“It’s a tricky thing, Zimbabwe,” Gurira says, but she doesn’t want to say much more. From original colonizer Cecil Rhodes to current President Robert Mugabe, the politics are complicated. She dreads oversimplifying.
On this, at least, she’s almost as taciturn as Michonne, the character she plays in the splattery AMC cable hit “The Walking Dead.”
Right: Z is also for zombie killer.
Gurira is a formidable figure on “Walking Dead’s” blasted landscape, coolly slicing the heads off zombies with her samurai sword even though during a recent interview with Larry King, Gurira laughed that she’s always hated slasher tales.
As Michonne, Gurira burns with suspicion, hacks through the undead and sloshes through spilled guts, yet she insists that the show is not a mere gore-fest. Sitting in Woolly’s lobby, Gurira – 35, imposingly fit, and a swift, smart talker – toggles back to playwright mode as she outlines the literary theme.
“It was about who do you become?” Gurira says of the TV show that she has unexpectedly come to love. “And that reminded me of ‘Eclipsed,’ the idea of a war zone, like Liberia. Everything just shut down, like an apocalypse. And it was a free-for-all about what society was.”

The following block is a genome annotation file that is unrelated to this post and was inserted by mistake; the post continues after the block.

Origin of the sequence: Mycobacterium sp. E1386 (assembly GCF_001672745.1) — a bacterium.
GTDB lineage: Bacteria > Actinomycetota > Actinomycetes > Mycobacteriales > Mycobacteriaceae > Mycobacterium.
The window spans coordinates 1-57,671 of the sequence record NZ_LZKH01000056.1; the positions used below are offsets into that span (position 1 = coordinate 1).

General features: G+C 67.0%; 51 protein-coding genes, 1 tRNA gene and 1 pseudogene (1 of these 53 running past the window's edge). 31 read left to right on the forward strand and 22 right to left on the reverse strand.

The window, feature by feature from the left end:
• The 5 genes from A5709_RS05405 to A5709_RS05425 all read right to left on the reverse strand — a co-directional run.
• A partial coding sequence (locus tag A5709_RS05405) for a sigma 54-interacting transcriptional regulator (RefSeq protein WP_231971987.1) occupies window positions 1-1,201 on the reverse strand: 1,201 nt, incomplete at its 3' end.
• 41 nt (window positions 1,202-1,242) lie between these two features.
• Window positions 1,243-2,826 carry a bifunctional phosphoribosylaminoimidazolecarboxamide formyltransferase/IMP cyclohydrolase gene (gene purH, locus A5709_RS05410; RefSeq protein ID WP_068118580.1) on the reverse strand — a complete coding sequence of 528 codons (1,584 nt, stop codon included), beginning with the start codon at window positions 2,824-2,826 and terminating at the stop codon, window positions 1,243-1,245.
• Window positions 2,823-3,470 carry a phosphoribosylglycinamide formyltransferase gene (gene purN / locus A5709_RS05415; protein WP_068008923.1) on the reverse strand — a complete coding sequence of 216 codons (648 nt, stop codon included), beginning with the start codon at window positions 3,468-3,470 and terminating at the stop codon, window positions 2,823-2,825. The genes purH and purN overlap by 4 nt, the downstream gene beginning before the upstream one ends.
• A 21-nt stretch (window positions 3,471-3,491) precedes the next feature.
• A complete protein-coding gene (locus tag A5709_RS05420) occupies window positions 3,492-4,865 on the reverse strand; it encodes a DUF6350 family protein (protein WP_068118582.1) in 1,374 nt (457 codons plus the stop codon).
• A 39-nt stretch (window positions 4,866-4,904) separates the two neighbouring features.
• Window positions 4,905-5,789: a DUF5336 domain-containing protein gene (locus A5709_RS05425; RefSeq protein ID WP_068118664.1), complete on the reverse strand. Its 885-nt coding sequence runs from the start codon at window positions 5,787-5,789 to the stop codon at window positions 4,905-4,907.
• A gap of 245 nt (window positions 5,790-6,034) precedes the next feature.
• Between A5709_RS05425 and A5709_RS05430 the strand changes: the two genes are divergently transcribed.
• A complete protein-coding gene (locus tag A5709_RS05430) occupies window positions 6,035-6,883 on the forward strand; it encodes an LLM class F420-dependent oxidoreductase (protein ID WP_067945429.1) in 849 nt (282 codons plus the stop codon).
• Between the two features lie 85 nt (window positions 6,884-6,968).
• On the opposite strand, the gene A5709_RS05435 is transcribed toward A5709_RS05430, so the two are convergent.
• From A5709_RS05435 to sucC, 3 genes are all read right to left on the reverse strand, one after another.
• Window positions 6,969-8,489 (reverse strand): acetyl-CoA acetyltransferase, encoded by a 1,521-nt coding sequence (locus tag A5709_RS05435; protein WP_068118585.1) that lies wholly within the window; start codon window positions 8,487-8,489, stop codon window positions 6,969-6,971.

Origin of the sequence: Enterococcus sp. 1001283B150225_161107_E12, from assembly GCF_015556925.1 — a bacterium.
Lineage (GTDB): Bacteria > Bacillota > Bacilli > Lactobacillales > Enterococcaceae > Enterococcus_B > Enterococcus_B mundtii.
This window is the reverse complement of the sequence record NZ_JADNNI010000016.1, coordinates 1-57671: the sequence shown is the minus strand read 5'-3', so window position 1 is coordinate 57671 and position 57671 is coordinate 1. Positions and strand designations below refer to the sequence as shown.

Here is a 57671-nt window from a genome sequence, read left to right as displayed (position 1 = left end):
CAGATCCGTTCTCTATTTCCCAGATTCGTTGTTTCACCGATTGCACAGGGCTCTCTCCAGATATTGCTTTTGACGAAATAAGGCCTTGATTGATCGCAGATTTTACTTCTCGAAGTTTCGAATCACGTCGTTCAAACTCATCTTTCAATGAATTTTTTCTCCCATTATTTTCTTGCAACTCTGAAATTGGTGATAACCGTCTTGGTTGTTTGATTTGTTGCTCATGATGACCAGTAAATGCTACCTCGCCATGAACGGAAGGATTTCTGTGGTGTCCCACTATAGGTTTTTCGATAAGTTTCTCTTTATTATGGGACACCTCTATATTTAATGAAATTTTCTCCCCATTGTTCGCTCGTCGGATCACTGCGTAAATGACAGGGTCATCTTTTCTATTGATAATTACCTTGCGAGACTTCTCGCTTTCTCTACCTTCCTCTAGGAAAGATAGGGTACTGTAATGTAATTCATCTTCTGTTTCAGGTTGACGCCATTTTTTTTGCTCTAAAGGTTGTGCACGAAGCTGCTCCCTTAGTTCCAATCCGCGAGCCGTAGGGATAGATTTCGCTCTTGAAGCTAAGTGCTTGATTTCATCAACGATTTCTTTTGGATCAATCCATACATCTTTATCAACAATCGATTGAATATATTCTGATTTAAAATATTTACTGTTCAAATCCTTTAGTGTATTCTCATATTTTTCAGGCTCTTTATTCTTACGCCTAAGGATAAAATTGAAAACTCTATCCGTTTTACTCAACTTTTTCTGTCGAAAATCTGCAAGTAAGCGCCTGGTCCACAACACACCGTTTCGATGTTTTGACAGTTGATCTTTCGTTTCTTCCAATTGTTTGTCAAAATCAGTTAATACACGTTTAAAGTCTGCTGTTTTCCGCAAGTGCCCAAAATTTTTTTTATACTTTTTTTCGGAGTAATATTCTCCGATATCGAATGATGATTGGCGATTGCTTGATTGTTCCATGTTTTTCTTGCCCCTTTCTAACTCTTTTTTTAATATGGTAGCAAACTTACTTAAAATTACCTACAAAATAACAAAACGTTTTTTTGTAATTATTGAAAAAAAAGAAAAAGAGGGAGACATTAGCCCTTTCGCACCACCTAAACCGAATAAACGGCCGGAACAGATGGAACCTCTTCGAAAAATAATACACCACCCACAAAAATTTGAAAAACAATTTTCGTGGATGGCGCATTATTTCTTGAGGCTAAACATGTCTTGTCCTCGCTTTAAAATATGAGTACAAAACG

“Eclipsed,” Gurira’s drama about the captured “wives” of an oppressive rebel leader in 2003 Liberia, premiered at Woolly three seasons ago before being staged in New York. It marked Gurira’s transition from writer-performer to dramatist.
“I said, ‘I want to be the playwright,’ ” she recalls. “Let’s see if I can do that.”
Gurira first emerged with “In the Continuum,” the two-person drama she created with co-star Nikkole Salter while they were in the graduate program at New York University’s Tisch School of the Arts. Salter played a woman in Los Angeles, Gurira played a woman in Zimbabwe; the two never met, but their stories were linked as both suffered from AIDS. In 2006, Salter and Gurira won Obies for their work.
Since then, Gurira has established herself as an unusually versatile performer. She’s done Shakespeare in Central Park, starring as Isabella in “Measure for Measure,” which she calls “One of my fondest creative memories.” The New York Times praised her “thrilling intensity” as the Catholic novice who is pressed by a wicked duke to surrender her virginity or let her brother die.
On screen in “The Visitor,” Gurira played the Senegalese girlfriend of a Syrian drummer, both of them immigrants inadvertently sharing a Manhattan apartment with the shy figure played by the Oscar-nominated Richard Jenkins. Up next: Gurira has the title role in “Mother of George,” a success last month at the Sundance Film Festival. Variety praised her performance as “incandescent”; Gurira says the film — an immigrant drama set in Brooklyn — may be released this fall. (A distributor has already picked it up.)